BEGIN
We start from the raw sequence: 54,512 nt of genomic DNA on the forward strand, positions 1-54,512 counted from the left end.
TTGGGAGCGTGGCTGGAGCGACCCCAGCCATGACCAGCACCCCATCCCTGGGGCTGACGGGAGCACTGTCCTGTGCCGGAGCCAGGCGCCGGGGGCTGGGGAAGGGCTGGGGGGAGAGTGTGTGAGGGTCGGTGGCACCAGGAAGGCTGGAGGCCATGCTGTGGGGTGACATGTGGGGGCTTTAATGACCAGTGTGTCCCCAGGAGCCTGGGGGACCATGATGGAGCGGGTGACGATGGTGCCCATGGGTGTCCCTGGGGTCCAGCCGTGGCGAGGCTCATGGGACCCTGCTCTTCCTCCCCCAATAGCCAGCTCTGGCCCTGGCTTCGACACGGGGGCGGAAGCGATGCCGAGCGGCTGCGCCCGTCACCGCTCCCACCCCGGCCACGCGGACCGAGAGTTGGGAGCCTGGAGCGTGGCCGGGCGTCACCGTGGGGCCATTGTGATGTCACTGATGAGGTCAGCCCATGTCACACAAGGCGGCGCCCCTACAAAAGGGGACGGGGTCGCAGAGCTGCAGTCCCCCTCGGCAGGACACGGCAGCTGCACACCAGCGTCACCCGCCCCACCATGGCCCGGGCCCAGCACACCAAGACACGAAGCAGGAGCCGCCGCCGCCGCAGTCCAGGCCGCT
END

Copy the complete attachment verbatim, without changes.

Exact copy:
We start from the raw sequence: 54,512 nt of genomic DNA on the forward strand, positions 1-54,512 counted from the left end.
TTGGGAGCGTGGCTGGAGCGACCCCAGCCATGACCAGCACCCCATCCCTGGGGCTGACGGGAGCACTGTCCTGTGCCGGAGCCAGGCGCCGGGGGCTGGGGAAGGGCTGGGGGGAGAGTGTGTGAGGGTCGGTGGCACCAGGAAGGCTGGAGGCCATGCTGTGGGGTGACATGTGGGGGCTTTAATGACCAGTGTGTCCCCAGGAGCCTGGGGGACCATGATGGAGCGGGTGACGATGGTGCCCATGGGTGTCCCTGGGGTCCAGCCGTGGCGAGGCTCATGGGACCCTGCTCTTCCTCCCCCAATAGCCAGCTCTGGCCCTGGCTTCGACACGGGGGCGGAAGCGATGCCGAGCGGCTGCGCCCGTCACCGCTCCCACCCCGGCCACGCGGACCGAGAGTTGGGAGCCTGGAGCGTGGCCGGGCGTCACCGTGGGGCCATTGTGATGTCACTGATGAGGTCAGCCCATGTCACACAAGGCGGCGCCCCTACAAAAGGGGACGGGGTCGCAGAGCTGCAGTCCCCCTCGGCAGGACACGGCAGCTGCACACCAGCGTCACCCGCCCCACCATGGCCCGGGCCCAGCACACCAAGACACGAAGCAGGAGCCGCCGCCGCCGCAGTCCAGGCCGCT